My aim in designing the first Tiny Lisp Computer was to create the smallest practical self-contained computer, with its own display and keyboard, that you could use to program in Lisp.
This second version extends the original Tiny Lisp Computer with four improvements: it uses the ATmega1284 to give it more program space; it includes parenthesis matching to make it easier to enter programs; it allows you to connect it to a computer via the USB port, to enter programs from the Arduino IDE's serial monitor; and it includes a built-in program editor, to allow you to make changes to programs without having to enter them again. [...]
As an example of using the program editor, enter the following function b that blinks the LED on pin 13 once a second:(defun b (x) (pinmode 13 t) (digitalwrite 13 x) (delay 500) (b (not x)))Suppose we now want to change the delay parameter to 250 to make it blink twice as quickly. First give the command:(edit 'b)The editor prints the current context:(lambda (x) (pinmode 13 t) (digitalwrite 13 x) (delay 500) (b (not x)))where lambda is the internal representation for a function. Get to the delay command by typing:ddddThe editor prints:((delay 500) (b (not x)))Now get to the 500 by typing:adaThe editor responds:500Replace this with 250 by typing:r250The editor responds:250We can confirm that we've changed the correct value by backing up with:bbThe editor responds: (delay 250) Quit from the editor with:qFinally run the program to confirm that the change has been made:(b nil)
Code-data equivalence FTW! I am also pleased to note the tail-call elimination.
For the next version, and before mounting it on a Power Glove, I'd like to suggest adding support for the Atari 2600 Keyboard Controllers. Oh look, someone wrote a recent-ish review!
A constructive look at the Atari 2600 BASIC cartridge:
Honestly, I don't think the Atari 2600 BASIC has ever had a fair review. It's pretty much reviled as a horrible program, a horrible programming environment and practically useless. But I think that's selling it short. Yes, it's bad (and I'll get to that in a bit), but in using it for the past few days, there are some impressive features on a system where the RAM can't hold a full Tweet and half the CPU time is spent Racing The Beam. I'll get the bad out of the way first. [...]
And given that the Atari 2600 only has 128 bytes of memory, it's expected that the programs are going to be rather short. I at first thought that you had 64 bytes for the program, but no -- it's 64 bytes for the program, variables and runtime expression evaluation! [...]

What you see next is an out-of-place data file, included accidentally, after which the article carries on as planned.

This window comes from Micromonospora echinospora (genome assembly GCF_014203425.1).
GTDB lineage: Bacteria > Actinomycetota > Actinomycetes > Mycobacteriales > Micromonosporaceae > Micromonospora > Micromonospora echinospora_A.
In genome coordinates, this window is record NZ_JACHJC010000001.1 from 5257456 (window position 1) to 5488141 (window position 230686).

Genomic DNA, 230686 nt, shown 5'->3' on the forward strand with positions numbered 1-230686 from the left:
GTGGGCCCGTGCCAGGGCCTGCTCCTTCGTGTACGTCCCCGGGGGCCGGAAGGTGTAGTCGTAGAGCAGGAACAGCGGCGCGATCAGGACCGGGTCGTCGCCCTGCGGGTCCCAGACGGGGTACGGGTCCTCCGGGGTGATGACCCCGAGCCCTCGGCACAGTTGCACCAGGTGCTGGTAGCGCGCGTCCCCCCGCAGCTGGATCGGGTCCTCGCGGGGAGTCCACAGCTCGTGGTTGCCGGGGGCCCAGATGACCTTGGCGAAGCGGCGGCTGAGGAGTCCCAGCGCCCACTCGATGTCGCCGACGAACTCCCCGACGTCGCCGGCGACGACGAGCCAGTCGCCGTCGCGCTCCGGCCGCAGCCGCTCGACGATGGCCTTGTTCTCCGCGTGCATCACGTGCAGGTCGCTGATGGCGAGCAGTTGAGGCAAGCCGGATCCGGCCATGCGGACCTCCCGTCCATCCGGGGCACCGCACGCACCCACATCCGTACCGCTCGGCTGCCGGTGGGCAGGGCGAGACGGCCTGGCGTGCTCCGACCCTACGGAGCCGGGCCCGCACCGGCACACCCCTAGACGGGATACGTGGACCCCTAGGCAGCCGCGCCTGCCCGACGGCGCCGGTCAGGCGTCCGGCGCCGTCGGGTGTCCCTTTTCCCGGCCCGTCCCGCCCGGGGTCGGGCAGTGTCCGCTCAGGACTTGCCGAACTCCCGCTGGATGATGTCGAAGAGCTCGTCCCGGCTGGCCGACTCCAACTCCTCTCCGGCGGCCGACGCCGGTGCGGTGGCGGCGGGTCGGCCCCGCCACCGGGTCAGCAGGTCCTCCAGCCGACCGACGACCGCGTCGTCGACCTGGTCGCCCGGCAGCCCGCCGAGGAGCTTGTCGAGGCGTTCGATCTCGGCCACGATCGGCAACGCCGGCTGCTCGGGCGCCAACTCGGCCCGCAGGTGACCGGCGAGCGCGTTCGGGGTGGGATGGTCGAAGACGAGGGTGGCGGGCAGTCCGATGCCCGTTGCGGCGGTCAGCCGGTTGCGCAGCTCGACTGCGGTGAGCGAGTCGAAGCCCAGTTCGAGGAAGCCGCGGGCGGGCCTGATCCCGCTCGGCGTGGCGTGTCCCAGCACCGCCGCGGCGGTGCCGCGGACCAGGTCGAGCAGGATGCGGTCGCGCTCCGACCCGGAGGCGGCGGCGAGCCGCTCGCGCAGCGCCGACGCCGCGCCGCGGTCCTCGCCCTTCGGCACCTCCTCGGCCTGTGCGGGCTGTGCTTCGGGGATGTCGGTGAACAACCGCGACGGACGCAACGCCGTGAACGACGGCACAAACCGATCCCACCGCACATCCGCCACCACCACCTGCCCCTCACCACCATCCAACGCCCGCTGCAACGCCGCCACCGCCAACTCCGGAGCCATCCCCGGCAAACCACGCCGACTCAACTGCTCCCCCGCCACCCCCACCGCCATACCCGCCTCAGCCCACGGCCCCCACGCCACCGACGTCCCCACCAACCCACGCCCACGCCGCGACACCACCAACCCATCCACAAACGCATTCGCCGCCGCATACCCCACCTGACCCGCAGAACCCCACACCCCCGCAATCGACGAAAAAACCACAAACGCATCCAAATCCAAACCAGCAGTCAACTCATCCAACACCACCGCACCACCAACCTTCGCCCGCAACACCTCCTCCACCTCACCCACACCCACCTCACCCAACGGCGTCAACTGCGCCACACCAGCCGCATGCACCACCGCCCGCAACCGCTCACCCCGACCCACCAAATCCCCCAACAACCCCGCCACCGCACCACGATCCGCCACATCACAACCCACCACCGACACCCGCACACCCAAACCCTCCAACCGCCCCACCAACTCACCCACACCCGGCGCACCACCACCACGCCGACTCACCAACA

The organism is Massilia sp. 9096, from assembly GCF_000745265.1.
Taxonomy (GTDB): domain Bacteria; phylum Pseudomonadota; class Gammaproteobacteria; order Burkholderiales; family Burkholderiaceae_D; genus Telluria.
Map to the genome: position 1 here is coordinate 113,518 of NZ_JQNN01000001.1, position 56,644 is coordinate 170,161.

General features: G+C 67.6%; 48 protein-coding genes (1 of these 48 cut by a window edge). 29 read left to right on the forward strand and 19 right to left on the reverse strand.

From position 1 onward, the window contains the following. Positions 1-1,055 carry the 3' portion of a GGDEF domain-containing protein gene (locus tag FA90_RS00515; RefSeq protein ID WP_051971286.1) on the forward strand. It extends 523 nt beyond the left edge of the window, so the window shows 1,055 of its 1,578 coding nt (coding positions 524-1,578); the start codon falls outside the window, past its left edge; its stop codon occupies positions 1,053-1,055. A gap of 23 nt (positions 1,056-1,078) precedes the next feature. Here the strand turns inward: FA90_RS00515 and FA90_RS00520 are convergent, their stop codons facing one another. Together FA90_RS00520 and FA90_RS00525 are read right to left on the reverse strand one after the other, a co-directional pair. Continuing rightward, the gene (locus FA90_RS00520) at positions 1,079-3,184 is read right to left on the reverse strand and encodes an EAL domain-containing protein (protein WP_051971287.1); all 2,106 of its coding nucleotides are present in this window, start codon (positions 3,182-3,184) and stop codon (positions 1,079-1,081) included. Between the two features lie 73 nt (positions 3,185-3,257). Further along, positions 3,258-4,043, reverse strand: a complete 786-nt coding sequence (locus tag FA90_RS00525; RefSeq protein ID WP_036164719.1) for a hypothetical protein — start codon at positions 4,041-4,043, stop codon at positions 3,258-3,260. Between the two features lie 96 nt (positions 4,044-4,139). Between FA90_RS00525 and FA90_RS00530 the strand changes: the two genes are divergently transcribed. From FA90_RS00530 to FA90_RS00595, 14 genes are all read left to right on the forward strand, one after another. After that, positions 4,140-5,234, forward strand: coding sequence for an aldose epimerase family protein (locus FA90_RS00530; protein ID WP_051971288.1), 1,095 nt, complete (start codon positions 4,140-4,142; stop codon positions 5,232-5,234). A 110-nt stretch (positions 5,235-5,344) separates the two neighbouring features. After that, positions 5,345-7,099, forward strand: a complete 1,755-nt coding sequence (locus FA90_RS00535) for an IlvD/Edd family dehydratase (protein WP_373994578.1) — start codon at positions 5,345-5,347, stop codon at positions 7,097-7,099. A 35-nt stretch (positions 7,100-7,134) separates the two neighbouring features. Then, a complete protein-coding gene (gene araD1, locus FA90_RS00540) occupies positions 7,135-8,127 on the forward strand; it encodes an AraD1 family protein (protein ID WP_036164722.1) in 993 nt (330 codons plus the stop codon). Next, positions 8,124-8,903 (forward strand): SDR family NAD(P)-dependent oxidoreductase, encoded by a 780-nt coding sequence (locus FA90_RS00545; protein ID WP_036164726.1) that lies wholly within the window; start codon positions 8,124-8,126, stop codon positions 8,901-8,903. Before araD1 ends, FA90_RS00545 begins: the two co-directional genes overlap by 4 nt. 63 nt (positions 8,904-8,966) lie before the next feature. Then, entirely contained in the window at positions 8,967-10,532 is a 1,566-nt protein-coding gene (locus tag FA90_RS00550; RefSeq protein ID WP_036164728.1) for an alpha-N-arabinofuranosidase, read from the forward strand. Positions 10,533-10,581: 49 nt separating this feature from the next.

Despite it being only 4,096 bytes, there's a pretty credible, windowed(!) integrated development environment in there. [...] The "STATUS" window (you can see it in the screen shot from the other day) shows memory usage (how many bytes, called "symbols") and how fast the program will run (1, 2, 4, 8, 15, 30 and 60 are the speed values and they reflect how often the interpreter is run -- once a second, twice a second, on up to 60 times a second). The "PROGRAM" window obviously contains the program (all nine lines if you have that many).
Previously, previously, previously, previously, previously, previously, previously, previously, previously, previously.
The Atari 2600 BASIC must presumably be the contender for the least useful not deliberately useless programming environment. The only thing I can think of in contention is Pico Basic for the Sinclair MK14 http://www.robsons.org.uk/archive/members.aol.com/mk14emu/pico.htm (the things we did in Britain in the early 80s along with giving ourselves 240V mains electric shocks and being sexually abused by BBC DJs and MPs).
I'd also nominate the Casio FX-7000G calculator's BASIC to be on that list. It had an 8x16 character display, and 422 "steps" of memory. (A step is a byte, but they tokenized all BASIC keywords to one byte each.)
Typing on it was next to impossible, because of the tiny rubbery keys, and the layout used a combination of shift and alpha keys with the letters laid out in A thru Z underneath the other numbers, along with special characters for keywords and punctuation. The graphing was nice, but you really, really needed the 200-page paper manual at your side to figure out anything other than four-function math.